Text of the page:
The ghetto uprisings during World War II were a series of armed revolts against the regime of Nazi Germany between 1941 and 1943 in the newly established Jewish ghettos across Nazi-occupied Europe. Following the German and Soviet invasion of Poland in September 1939, Polish Jews were targeted from the outset. Within months inside occupied Poland, the Germans created hundreds of ghettos in which they forced the Jews to live. The new ghettos were part of the German official policy of removing Jews from public life with the aim of economic exploitation. The combination of excess numbers of inmates, unsanitary conditions and lack of food resulted in a high death rate among them. In most cities the Jewish underground resistance movements developed almost instantly, although ghettoization had severely limited their access to resources.The ghetto fighters took up arms during the most deadly phase of the Holocaust known as Operation Reinhard (launched in 1942), against the Nazi plans to deport all prisoners – men, women and children – to camps, with the aim of their mass extermination.

History of the Jews in Moldova

The history of the Jews in Moldova reaches back several centuries. Bessarabian Jews have been living in the area for some time. Today, the Jewish community living in Moldova number less than 4,000 according to one estimate while local estimates put the number at 15-20,000 Jews and their family members.

Jewish Ghetto Police

The Jewish Ghetto Police or Jewish Police Service (German: Jüdische Ghetto-Polizei or Jüdischer Ordnungsdienst), also called the Jewish Police by Jews, were auxiliary police units organized within the Nazi ghettos by local Judenrat (Jewish councils).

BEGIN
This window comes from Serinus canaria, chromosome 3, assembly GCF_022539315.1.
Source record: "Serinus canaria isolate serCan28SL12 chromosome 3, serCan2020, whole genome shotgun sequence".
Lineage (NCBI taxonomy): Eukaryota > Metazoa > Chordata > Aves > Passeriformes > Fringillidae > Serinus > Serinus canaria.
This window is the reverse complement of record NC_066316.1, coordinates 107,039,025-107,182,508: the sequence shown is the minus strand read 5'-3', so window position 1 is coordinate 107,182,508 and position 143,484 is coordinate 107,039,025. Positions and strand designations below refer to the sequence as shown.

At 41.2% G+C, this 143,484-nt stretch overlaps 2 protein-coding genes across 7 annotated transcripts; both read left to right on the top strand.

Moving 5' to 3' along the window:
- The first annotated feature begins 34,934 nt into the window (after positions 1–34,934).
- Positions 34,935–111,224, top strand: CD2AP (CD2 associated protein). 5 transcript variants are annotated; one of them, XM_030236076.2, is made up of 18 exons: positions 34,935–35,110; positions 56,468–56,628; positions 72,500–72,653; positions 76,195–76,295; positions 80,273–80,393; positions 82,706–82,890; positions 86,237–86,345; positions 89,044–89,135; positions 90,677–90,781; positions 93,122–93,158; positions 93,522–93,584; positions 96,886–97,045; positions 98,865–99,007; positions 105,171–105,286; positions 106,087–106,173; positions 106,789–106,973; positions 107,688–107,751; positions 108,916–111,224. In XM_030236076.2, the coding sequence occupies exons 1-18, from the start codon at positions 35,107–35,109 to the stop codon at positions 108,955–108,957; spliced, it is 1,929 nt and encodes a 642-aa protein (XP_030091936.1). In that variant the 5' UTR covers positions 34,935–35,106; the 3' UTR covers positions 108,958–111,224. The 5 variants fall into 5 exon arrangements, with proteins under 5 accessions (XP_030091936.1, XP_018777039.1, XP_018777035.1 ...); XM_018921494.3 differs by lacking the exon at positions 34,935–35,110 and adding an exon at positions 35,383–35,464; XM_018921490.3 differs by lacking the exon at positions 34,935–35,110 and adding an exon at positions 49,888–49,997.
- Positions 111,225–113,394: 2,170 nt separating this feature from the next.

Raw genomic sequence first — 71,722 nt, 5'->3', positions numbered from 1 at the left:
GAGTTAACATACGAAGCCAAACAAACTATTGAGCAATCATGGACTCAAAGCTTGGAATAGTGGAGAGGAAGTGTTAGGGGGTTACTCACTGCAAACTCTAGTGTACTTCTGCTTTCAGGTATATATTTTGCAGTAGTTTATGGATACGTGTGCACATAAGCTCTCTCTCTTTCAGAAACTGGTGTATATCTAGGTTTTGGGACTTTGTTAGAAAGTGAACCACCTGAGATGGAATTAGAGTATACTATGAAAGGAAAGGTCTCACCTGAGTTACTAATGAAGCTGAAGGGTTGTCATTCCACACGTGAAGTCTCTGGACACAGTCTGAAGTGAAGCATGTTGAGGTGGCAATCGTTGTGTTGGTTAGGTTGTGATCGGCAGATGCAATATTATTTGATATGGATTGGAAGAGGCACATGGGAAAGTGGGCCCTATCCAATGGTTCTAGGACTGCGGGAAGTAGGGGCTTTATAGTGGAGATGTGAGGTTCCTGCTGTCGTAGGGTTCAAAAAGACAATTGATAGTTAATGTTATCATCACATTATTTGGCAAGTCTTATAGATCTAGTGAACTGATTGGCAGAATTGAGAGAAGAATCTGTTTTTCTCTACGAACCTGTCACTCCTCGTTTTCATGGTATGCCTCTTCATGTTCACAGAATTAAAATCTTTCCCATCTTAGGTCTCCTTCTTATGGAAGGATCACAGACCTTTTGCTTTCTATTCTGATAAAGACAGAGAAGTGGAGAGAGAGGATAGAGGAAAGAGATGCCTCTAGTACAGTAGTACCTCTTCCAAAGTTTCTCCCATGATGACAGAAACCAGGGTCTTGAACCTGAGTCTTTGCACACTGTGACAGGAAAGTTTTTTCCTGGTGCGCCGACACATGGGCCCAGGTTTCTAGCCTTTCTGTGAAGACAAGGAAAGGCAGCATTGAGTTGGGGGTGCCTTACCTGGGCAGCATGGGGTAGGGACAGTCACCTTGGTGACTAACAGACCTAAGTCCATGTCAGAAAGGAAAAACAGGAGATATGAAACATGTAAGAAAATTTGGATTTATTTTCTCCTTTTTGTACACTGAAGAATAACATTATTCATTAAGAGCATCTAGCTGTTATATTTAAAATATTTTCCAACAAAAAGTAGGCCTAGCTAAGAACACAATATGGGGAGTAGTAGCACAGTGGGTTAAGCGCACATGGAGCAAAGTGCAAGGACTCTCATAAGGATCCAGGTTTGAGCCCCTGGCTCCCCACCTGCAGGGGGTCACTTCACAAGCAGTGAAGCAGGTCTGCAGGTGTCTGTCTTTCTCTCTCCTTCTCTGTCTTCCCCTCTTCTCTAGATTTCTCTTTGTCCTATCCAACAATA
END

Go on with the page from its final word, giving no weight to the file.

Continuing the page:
Jewish ghettos in Europe

Jewish ghettos in Europe were neighborhoods of European cities in which Jews were permitted to live. In addition to being confined to the ghettos, Jews were placed under strict regulations as well as restrictions in many European cities. The character of ghettos fluctuated over the centuries. In some cases, they comprised a Jewish quarter, the area of a city traditionally inhabited by Jews. In many instances, ghettos were places of terrible poverty and during periods of population growth, ghettos had narrow streets and small, crowded houses. Residents had their own justice system. Around the ghetto stood walls that, during pogroms, were closed from inside to protect the community, but from the outside during Christmas, Pesach, and Easter Week to prevent the Jews from leaving at those times.

In the 19th century, with the coming of Jewish emancipation, Jewish ghettos were progressively abolished, and their walls taken down. However, in the course of World War II the Third Reich created a totally new Jewish ghetto-system for the purpose of persecution, terror, and exploitation of Jews, mostly in Eastern Europe. According to USHMM archives, "The Germans established at least 1,000 ghettos in German-occupied and annexed Poland and the Soviet Union alone."